An eight-year-old child presented to the hospital for evaluation of a non-pruritic, generalized cutaneous eruption that had been present for two years. Physical examination revealed multiple flesh-colored and tan-brown papules, from 1 to 2 mm in diameter, on the child's torso, extremities, body, and face, as seen in Figure 1. There was no evidence of mucocutaneous or palmoplantar involvement. The child did not have any associated systemic complaints. The patient's medical history was unremarkable and he had not been taking any other medication over the previous 2 years. The laboratory tests also were normal. A skin biopsy was performed. The diagnosis was LN, which was confirmed by pathology.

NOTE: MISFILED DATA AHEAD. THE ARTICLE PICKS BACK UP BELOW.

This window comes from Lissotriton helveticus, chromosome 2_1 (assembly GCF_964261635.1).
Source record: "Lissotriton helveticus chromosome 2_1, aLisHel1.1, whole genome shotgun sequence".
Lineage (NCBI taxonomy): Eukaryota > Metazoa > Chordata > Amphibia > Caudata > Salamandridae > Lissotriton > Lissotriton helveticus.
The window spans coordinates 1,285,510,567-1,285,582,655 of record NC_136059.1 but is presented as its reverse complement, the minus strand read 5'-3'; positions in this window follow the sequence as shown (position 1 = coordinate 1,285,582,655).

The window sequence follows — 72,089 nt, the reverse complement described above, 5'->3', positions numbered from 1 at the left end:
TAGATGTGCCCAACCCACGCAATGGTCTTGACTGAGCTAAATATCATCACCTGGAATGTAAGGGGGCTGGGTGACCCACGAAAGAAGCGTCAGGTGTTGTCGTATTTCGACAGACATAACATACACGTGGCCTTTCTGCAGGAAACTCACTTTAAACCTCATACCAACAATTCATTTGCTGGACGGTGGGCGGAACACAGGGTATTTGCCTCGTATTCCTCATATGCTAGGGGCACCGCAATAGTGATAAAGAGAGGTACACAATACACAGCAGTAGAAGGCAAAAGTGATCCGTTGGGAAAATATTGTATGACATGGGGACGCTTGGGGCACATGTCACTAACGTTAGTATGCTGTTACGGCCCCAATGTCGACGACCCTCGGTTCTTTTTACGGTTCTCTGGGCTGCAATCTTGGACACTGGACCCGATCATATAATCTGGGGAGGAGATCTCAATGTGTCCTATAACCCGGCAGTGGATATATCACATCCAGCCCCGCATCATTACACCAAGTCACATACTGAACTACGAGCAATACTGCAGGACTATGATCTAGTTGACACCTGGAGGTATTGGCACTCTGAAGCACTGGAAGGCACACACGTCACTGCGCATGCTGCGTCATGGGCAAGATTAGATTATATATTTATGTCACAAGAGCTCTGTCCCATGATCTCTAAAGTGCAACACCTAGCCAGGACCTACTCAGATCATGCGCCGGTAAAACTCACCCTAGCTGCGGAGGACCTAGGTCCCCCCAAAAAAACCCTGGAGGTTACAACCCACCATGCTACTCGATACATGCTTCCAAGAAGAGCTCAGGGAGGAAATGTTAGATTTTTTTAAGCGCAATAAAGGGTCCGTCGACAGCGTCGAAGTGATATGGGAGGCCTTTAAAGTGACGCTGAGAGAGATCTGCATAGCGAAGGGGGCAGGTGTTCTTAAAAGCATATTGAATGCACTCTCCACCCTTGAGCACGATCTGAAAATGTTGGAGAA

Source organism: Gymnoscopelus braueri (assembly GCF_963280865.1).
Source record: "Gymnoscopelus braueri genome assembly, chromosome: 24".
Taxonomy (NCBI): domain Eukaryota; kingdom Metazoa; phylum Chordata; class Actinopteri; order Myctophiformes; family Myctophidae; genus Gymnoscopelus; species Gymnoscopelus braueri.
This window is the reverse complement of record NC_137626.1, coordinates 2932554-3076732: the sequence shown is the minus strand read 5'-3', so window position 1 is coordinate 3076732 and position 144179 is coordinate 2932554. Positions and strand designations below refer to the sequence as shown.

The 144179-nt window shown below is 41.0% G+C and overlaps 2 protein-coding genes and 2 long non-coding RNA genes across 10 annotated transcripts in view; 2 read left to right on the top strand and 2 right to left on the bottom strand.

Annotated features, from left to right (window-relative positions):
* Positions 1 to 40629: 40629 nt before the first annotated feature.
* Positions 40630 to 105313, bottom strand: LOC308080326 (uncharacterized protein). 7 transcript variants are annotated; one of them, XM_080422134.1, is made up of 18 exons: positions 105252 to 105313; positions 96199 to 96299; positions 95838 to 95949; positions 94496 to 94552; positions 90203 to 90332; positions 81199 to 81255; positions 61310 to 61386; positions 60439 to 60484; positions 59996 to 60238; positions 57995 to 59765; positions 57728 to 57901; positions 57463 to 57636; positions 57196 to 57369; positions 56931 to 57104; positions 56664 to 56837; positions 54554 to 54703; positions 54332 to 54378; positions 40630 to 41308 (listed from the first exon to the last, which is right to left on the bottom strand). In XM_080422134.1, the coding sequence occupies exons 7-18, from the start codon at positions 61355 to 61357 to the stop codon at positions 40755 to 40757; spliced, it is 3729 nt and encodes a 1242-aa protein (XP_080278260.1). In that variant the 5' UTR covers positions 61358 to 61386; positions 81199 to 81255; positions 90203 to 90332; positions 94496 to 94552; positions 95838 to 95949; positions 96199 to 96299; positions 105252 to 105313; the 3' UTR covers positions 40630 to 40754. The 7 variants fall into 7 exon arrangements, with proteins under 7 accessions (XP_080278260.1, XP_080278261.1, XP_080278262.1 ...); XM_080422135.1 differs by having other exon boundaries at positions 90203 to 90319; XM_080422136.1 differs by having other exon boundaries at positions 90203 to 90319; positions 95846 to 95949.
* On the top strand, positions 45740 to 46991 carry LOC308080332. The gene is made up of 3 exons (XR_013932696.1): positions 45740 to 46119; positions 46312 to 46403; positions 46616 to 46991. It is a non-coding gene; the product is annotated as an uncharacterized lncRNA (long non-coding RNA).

Sections of the skin biopsy showed slight hyperkeratosis, acanthosis, and foci with vacuolization of the basal layer; the epidermis was relatively thinned over the infiltrate. Rete ridges adjacent to dermal infiltrate were elongated and infolding. Discrete focus of inflammatory cells consisted of histiocytes, lymphocytes, and occasionally multinucleated giant cells that filled the papillary dermis. There was perifollicular fibrosis admixed with some lymphocytic infiltration in the mid dermis (Figure 2).

The lesions were improved with application of pimecrolimus 1 percent cream twice daily for 8 weeks. Figure 3 shows lesions on the body of the child before (Figure 3A) and after (Figure 3B) treatment with pimecrolimus 1 percent cream for 8 weeks. Any side effect of the drug was not seen in our patient.


Discussion